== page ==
JAMES GARDNER V DEPARTMENT OF TREASURY (Dissenting Opinion)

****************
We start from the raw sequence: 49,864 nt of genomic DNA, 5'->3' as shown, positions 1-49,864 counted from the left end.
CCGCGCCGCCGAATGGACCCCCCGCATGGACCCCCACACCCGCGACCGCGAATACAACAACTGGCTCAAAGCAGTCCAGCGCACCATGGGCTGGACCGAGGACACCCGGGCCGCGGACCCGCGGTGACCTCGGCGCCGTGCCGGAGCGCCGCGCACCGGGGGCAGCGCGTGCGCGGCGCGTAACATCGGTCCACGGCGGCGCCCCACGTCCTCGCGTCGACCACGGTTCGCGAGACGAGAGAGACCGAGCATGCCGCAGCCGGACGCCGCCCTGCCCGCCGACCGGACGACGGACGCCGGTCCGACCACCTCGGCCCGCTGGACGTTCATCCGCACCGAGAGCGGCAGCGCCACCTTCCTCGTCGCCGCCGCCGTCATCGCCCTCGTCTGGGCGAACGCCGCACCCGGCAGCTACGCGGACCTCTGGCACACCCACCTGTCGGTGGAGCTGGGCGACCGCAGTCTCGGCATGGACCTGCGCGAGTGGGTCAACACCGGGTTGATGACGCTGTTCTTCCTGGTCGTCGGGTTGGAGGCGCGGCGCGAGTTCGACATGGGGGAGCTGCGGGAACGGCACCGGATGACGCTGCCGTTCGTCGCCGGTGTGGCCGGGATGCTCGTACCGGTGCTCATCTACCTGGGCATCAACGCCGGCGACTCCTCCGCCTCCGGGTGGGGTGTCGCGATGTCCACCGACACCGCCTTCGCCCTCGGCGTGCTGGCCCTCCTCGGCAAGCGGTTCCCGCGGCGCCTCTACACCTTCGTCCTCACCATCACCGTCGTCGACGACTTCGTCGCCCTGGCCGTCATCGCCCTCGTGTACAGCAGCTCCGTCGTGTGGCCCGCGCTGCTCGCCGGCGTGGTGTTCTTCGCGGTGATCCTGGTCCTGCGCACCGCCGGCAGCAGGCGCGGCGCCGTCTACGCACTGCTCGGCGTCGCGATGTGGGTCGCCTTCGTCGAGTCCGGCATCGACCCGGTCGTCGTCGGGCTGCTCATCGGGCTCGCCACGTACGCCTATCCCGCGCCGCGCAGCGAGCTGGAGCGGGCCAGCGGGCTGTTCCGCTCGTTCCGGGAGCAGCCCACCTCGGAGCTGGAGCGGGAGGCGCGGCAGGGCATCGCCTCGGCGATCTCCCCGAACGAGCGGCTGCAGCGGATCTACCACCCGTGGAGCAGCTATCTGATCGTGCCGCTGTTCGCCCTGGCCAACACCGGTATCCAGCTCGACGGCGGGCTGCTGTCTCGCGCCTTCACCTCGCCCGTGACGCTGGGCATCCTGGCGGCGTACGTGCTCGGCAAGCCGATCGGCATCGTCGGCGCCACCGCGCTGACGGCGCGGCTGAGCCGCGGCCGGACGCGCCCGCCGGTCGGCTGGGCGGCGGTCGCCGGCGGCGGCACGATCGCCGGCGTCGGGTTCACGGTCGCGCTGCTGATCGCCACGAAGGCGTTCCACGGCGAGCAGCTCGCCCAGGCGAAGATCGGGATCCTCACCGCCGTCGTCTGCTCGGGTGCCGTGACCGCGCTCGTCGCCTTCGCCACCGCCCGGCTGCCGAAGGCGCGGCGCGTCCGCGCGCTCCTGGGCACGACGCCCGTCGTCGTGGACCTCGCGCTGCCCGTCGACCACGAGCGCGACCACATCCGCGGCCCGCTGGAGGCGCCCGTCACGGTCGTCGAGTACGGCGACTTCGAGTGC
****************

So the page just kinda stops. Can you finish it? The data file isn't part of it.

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STATE OF MICHIGAN COURT OF APPEALS JAMES GARDNER and SUSAN GARDNER, FOR PUBLICATION September 9, 2014 Petitioners-Appellees, v No. 315531 Tax Tribunal LC No. 00-434966 DEPARTMENT OF TREASURY, Respondent-Appellant. LIEM NGO and ALECIA NGO, Petitioners-Appellees, v No. 315684 Tax Tribunal LC No. 00-443522 DEPARTMENT OF TREASURY, Respondent-Appellant. JOHN MASELLI and JENNIFER MASELLI, Petitioners-Appellees, v No. 317171 Tax Tribunal LC No. 00-448648 DEPARTMENT OF TREASURY, Respondent-Appellant. Before: CAVANAGH, P.J., and OWENS and STEPHENS, JJ. OWENS, J. (dissenting). I respectfully dissent from the majority opinion, and for the reasons provided below, would affirm the judgments of the Tax Tribunal. -1- MCL 207.526(u) provides a seller or transferor an exemption from the state real estate transfer tax if (1) the seller or transferor claimed a principal residence exemption for the subject property pursuant to MCL 211.7cc, and (2) the state equalized value (SEV) at the time the property was conveyed was equal to or lesser than the SEV on the date the property was acquired. The purpose of this exemption is to provide relief for homeowners in a declining market where the property s SEV decreased from the time of purchase to the time of sale. The second sentence of subsection (u), which is in dispute, states, If after an exemption is claimed under this subsection, the sale or transfer of property is found by the treasurer to be at a value other than the true cash value, then a penalty equal to 20% of the tax shall be assessed in addition to the tax due under this act to the seller or transferor. The majority s interpretation of this clause, known as the penalty clause, renders the statute effectively nugatory. Based on the plain language of the statute, the Legislature clearly intended for a penalty to be assessed where a seller or transferor claimed the exemption and the sale was at a value other than the true cash value. In other words, the Legislature did not intend for the exemption to apply to situations where a seller or transferor sold their house at a value other than the true cash value. The majority defined true cash value to mean the SEV of the property multiplied by two. According to the majority, the exemption would only apply if the property sold for exactly twice the SEV. The problem with employing this definition is that the exemption would become virtually nonexistent because a property will almost never sell for exactly twice its SEV. Although an assessor does his or her best, twice the SEV can only ever be an estimate of the true cash value, and that is why, unless the assessor is particularly lucky, sales are almost never exactly twice the SEV. This cannot be what the Legislature intended when it enacted an exemption designed to protect homeowners in a declining market. Rather, it is an arm s length sale that, by definition, gives us the true cash value. True cash value is synonymous with fair market value, and refers to the probable price that a willing buyer and a willing seller would arrive at through arm s length negotiation. Detroit Lions, Inc v Dearborn, 302 Mich App 676, 696; 840 NW2d 168 (2013). By this definition, then, the exemption would not apply only when a seller or transferor sold the property at a value other than the price that a willing buyer and a willing seller would arrive at through arm s length negotiation. Id. Therefore, to claim the transfer-tax exemption, the property must be the principal residence of the seller or transferor, must have an SEV at the time of conveyance that is lesser than or equal to the SEV at the time it was acquired, and must be sold or transferred at a price resulting from an arm s length sale. Employing this definition best effectuates the legislative intent, which is the foremost rule of statutory construction. Whitman v City of Burton, 493 Mich 303, 311; 831 NW2d 223 (2013). Applying this construction to the present cases, I would affirm the judgments of the Tax Tribunal. Petitioners were selling their principal residences, the SEV of each property at the time of conveyance was lesser than the SEV at the time it was acquired, and the sales were conducted through arm s length negotiations. Because the requirements of MCL 207.526(u) -2- were met in all three cases, petitioners were entitled to the exemption, and therefore, the Tax Tribunal did not err by awarding refunds of the transfer tax that they each paid. /s/ Donald S. Owens -3-